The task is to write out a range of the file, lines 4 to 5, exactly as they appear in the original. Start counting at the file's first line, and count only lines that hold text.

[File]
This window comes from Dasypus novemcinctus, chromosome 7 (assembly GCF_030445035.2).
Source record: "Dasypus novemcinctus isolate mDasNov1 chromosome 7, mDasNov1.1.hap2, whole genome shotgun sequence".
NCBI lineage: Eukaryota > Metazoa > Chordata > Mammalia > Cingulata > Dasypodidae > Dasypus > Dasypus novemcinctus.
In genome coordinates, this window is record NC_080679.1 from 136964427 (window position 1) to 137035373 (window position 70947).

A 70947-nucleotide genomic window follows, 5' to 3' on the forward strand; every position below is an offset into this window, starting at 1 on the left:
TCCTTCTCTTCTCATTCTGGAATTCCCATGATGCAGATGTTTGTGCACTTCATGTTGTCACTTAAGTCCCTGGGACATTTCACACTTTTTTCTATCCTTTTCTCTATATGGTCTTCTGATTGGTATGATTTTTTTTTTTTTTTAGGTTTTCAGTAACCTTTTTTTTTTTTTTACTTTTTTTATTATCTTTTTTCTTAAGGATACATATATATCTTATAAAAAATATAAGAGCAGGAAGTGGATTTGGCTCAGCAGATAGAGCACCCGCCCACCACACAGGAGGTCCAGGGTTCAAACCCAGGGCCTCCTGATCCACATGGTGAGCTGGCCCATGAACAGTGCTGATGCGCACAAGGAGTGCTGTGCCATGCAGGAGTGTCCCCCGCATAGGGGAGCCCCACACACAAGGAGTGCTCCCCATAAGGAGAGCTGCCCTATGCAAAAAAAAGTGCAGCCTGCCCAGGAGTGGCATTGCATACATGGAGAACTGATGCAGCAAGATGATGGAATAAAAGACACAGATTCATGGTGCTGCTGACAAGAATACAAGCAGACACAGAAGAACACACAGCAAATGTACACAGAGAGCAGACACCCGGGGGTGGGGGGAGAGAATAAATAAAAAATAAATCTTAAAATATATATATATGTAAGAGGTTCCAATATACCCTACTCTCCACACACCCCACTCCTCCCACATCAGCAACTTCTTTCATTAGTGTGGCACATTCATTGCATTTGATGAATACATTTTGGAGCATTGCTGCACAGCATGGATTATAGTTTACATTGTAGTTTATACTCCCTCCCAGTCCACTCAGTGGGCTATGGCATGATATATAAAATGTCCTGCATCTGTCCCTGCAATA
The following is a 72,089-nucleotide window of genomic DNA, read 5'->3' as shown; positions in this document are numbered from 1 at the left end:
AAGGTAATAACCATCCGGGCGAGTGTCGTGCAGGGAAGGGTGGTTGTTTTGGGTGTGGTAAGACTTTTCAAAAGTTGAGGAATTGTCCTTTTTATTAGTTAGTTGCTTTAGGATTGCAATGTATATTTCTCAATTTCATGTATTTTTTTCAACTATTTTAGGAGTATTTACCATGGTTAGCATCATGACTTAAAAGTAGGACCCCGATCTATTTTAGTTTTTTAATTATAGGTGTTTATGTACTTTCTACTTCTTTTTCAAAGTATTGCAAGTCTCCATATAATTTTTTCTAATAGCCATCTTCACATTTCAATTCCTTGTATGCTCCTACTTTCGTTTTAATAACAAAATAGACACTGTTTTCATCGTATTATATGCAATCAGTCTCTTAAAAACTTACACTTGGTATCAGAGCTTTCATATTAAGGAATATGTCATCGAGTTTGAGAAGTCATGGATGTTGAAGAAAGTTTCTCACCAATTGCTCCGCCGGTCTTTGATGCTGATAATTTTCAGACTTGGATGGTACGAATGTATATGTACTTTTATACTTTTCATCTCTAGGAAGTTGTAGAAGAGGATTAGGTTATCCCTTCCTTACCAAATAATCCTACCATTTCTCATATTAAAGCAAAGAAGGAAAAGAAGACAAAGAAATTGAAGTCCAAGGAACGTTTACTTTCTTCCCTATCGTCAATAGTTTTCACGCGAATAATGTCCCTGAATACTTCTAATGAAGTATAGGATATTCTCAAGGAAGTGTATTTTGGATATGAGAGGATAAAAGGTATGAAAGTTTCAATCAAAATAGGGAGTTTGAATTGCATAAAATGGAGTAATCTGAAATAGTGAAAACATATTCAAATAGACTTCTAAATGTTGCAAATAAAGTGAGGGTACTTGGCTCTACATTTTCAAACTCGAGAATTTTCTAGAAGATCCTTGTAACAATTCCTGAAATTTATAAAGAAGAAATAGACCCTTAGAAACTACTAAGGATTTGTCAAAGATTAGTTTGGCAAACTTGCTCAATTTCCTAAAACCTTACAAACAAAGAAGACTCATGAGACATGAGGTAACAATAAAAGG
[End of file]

In genome coordinates, this window is record NC_080679.1 from 136964427 (window position 1) to 137035373 (window position 70947).

A 70947-nucleotide genomic window follows, 5' to 3' on the forward strand; every position below is an offset into this window, starting at 1 on the left: